• Prepare for not only the technology impact of the change but also for the organizational impact – to staff and customers.

It’s Not So Much the Heat, It’s the Variability

Taking the heat off the project team is critical in a core transformation effort; the executive team can accomplish this through helping the organization understand the significance of the change, and the variability associated with it.

There will be plenty of significant temperature and pressure inherent in the effort itself, particularly on the tough days when the charcoal is being squeezed out of the effort to produce the gem. To the extent the project team can be shielded from mindset and cultural battles it will keep them focused on the goals at hand. This can be accomplished through communicating the end game, educating the organization on key principles noted above, and absorbing these principles into the culture surrounding the project.

In the next installment we will briefly examine the proceeding step in the journey – an assessment process that can inform the effort.

CLICK HERE to receive a complimentary PDF of the complete Core Banking Transformation – From Coal To Diamonds whitepaper.

 

AARON SCHLENZ, Managing Director, Core 20/20 LLC

Aaron Schlenz is a creative and dynamic financial services executive who has made a career of delivering groundbreaking and transformational efforts in support of business strategy across a wide spectrum of domains, including application, governance and operations. Complimenting his expertise as a highly effective cross-functional collaborator bridging operations, business and technology, Aaron possesses a natural ability to identify customer needs and partner for results, tackle ambiguous, complex problems, and develop workable solutions. Utilizing his skills in program and project management, execution strategy, and transformation, Aaron managed the successful Zions Core Banking Transformation program, with responsibility for planning, delivery and governance. In addition to Zions, Aaron has deep financial-services transformational experience with Fannie Mae and Freddie Mac. Aaron took his skill set and leadership experience and partnered with John Kershner to create Core 20/20 LLC. Aaron received his MBA from Mount Saint Mary’s University in Maryland, and his B.S. in Accounting from Illinois State University.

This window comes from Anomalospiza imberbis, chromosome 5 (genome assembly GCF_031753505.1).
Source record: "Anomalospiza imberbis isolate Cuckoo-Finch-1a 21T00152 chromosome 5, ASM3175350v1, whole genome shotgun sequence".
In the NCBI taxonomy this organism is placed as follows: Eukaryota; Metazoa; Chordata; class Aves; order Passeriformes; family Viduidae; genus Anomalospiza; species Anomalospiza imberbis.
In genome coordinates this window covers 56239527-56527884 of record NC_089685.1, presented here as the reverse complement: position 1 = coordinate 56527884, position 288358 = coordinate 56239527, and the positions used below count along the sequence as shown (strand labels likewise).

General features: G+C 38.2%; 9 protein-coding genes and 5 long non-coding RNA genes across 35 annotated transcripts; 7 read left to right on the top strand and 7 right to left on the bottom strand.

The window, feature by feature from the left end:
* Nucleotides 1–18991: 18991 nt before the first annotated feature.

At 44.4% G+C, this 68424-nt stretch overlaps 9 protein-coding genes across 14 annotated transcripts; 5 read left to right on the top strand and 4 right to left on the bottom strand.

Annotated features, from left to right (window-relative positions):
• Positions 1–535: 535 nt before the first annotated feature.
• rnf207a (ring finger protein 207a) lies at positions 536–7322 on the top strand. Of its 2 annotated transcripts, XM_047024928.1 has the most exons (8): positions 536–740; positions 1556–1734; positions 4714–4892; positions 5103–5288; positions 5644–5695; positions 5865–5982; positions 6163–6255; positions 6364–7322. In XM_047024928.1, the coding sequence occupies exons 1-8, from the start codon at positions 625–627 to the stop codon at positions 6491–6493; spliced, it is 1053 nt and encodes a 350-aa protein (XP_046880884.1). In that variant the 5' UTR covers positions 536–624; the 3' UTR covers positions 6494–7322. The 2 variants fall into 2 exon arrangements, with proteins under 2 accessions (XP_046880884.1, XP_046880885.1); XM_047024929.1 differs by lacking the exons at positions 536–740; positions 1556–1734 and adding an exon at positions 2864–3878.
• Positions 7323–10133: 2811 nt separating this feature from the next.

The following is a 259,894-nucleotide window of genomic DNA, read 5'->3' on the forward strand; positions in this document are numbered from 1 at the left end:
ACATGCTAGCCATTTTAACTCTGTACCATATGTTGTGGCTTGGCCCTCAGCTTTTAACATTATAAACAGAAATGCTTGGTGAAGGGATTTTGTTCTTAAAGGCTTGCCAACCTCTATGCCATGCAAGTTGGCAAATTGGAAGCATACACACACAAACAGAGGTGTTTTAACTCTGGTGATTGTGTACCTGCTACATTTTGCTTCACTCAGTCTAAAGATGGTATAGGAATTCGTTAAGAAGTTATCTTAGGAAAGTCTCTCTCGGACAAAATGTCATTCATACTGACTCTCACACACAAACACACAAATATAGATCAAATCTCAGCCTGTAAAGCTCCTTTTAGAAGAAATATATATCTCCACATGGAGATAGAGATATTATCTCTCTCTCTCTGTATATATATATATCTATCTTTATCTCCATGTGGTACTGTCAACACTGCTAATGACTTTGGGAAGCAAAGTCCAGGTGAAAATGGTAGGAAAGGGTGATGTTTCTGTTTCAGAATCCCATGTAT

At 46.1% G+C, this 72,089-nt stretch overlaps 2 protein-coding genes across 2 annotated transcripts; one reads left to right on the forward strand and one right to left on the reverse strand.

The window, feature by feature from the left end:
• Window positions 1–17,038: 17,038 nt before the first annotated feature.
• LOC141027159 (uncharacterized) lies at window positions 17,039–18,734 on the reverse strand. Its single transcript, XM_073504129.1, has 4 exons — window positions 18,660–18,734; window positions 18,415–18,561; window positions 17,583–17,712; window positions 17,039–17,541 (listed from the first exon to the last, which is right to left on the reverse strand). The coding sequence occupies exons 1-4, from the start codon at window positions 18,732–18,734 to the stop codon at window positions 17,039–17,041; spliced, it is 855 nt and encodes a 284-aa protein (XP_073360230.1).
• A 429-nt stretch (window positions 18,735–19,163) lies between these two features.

JOHN KERSHNER, Managing Director, Core 20/20 LLC

John Kershner is an executive leader with proven experience developing and executing strategies that deliver bottom line results utilizing creative abilities, knowledge and skills gained as a management advisor and coach. Key areas of interest include strategic technology management, business process improvement, change management, and organizational design and development. John successfully led three large core banking transformations and many other core and non-core technology improvement and replacement initiatives. Most recently, John organized and led the program for the first U.S. implementation of the TCS BaNCS global core banking platform at Zions Bancorporation. In 2018, John partnered with Aaron Schlenz to create Core 20/20 LLC. John received his MBA from The University of Texas at Austin, and his BBA in Finance from the University of Houston.